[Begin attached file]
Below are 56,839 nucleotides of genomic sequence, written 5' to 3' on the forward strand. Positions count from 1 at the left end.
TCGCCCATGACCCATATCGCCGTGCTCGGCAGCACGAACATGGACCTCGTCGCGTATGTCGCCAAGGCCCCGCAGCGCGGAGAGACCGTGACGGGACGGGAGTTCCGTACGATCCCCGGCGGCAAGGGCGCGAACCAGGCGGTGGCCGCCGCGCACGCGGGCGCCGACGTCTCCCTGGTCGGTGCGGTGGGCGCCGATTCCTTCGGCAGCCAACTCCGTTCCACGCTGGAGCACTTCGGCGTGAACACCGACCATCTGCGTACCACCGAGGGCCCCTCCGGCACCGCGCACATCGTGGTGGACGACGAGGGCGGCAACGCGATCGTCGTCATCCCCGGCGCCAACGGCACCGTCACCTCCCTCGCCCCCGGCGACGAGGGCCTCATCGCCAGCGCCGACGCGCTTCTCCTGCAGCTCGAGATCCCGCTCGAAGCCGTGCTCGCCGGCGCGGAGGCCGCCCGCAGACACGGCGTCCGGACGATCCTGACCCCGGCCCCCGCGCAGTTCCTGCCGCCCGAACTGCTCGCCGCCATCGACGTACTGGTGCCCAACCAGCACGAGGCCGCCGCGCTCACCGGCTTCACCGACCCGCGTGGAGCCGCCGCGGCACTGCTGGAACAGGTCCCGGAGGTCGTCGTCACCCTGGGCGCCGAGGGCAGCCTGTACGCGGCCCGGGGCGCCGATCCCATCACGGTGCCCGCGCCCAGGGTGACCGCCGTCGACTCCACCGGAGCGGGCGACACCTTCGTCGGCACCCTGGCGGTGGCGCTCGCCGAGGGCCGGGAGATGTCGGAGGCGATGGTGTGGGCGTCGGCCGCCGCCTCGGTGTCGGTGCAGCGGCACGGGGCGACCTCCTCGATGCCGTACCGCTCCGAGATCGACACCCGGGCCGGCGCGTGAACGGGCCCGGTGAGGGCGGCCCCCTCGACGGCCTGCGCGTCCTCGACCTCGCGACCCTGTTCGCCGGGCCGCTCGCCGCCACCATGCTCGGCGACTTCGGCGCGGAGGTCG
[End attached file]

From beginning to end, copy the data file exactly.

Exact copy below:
Below are 56,839 nucleotides of genomic sequence, written 5' to 3' on the forward strand. Positions count from 1 at the left end.
TCGCCCATGACCCATATCGCCGTGCTCGGCAGCACGAACATGGACCTCGTCGCGTATGTCGCCAAGGCCCCGCAGCGCGGAGAGACCGTGACGGGACGGGAGTTCCGTACGATCCCCGGCGGCAAGGGCGCGAACCAGGCGGTGGCCGCCGCGCACGCGGGCGCCGACGTCTCCCTGGTCGGTGCGGTGGGCGCCGATTCCTTCGGCAGCCAACTCCGTTCCACGCTGGAGCACTTCGGCGTGAACACCGACCATCTGCGTACCACCGAGGGCCCCTCCGGCACCGCGCACATCGTGGTGGACGACGAGGGCGGCAACGCGATCGTCGTCATCCCCGGCGCCAACGGCACCGTCACCTCCCTCGCCCCCGGCGACGAGGGCCTCATCGCCAGCGCCGACGCGCTTCTCCTGCAGCTCGAGATCCCGCTCGAAGCCGTGCTCGCCGGCGCGGAGGCCGCCCGCAGACACGGCGTCCGGACGATCCTGACCCCGGCCCCCGCGCAGTTCCTGCCGCCCGAACTGCTCGCCGCCATCGACGTACTGGTGCCCAACCAGCACGAGGCCGCCGCGCTCACCGGCTTCACCGACCCGCGTGGAGCCGCCGCGGCACTGCTGGAACAGGTCCCGGAGGTCGTCGTCACCCTGGGCGCCGAGGGCAGCCTGTACGCGGCCCGGGGCGCCGATCCCATCACGGTGCCCGCGCCCAGGGTGACCGCCGTCGACTCCACCGGAGCGGGCGACACCTTCGTCGGCACCCTGGCGGTGGCGCTCGCCGAGGGCCGGGAGATGTCGGAGGCGATGGTGTGGGCGTCGGCCGCCGCCTCGGTGTCGGTGCAGCGGCACGGGGCGACCTCCTCGATGCCGTACCGCTCCGAGATCGACACCCGGGCCGGCGCGTGAACGGGCCCGGTGAGGGCGGCCCCCTCGACGGCCTGCGCGTCCTCGACCTCGCGACCCTGTTCGCCGGGCCGCTCGCCGCCACCATGCTCGGCGACTTCGGCGCGGAGGTCG